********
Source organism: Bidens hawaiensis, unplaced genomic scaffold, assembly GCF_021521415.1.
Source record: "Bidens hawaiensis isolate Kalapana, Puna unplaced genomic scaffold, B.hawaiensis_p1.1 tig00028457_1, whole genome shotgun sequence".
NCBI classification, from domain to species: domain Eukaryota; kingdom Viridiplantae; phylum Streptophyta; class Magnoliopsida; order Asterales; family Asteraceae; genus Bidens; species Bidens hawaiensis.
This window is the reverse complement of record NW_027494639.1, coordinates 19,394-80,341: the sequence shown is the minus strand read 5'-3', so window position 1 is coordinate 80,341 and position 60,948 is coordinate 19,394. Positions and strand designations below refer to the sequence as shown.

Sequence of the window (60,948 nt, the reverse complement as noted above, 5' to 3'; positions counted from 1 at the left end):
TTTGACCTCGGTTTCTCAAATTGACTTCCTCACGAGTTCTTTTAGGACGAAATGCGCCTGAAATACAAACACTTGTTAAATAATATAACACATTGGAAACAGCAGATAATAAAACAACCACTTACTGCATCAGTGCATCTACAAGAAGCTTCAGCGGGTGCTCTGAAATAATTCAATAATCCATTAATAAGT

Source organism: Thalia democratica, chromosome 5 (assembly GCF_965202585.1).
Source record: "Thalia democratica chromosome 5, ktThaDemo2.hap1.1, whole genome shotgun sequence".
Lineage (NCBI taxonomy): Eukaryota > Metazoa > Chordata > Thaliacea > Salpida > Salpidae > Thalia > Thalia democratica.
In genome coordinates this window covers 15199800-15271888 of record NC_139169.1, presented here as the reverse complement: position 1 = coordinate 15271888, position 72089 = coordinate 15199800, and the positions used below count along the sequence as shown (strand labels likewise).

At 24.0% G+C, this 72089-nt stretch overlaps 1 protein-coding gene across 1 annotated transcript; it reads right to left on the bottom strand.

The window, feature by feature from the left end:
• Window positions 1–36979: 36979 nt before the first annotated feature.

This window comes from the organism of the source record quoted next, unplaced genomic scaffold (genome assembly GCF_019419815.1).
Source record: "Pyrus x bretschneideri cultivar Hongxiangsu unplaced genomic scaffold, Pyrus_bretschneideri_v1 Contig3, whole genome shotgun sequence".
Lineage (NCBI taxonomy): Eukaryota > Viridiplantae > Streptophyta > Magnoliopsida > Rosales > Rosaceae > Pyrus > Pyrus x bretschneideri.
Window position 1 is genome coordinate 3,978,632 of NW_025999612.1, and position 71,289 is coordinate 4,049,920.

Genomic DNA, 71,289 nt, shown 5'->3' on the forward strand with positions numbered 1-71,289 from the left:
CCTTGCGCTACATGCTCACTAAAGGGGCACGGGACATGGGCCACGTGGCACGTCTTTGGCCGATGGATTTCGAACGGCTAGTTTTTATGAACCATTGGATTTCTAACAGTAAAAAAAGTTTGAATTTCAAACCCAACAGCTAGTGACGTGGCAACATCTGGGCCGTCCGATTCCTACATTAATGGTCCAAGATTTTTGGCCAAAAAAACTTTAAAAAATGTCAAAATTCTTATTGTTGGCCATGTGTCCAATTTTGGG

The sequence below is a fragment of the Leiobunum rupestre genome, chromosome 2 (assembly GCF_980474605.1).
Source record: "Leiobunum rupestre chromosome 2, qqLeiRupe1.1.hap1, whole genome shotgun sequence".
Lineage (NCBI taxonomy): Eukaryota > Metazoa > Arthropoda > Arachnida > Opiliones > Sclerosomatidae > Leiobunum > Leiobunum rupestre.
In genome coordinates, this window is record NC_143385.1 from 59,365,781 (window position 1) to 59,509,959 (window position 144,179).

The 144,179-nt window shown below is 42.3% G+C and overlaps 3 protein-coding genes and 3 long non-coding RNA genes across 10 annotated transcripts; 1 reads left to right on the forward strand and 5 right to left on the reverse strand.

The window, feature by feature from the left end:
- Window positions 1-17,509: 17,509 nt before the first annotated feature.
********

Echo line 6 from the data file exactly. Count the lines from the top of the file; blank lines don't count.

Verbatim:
TTTGACCTCGGTTTCTCAAATTGACTTCCTCACGAGTTCTTTTAGGACGAAATGCGCCTGAAATACAAACACTTGTTAAATAATATAACACATTGGAAACAGCAGATAATAAAACAACCACTTACTGCATCAGTGCATCTACAAGAAGCTTCAGCGGGTGCTCTGAAATAATTCAATAATCCATTAATAAGT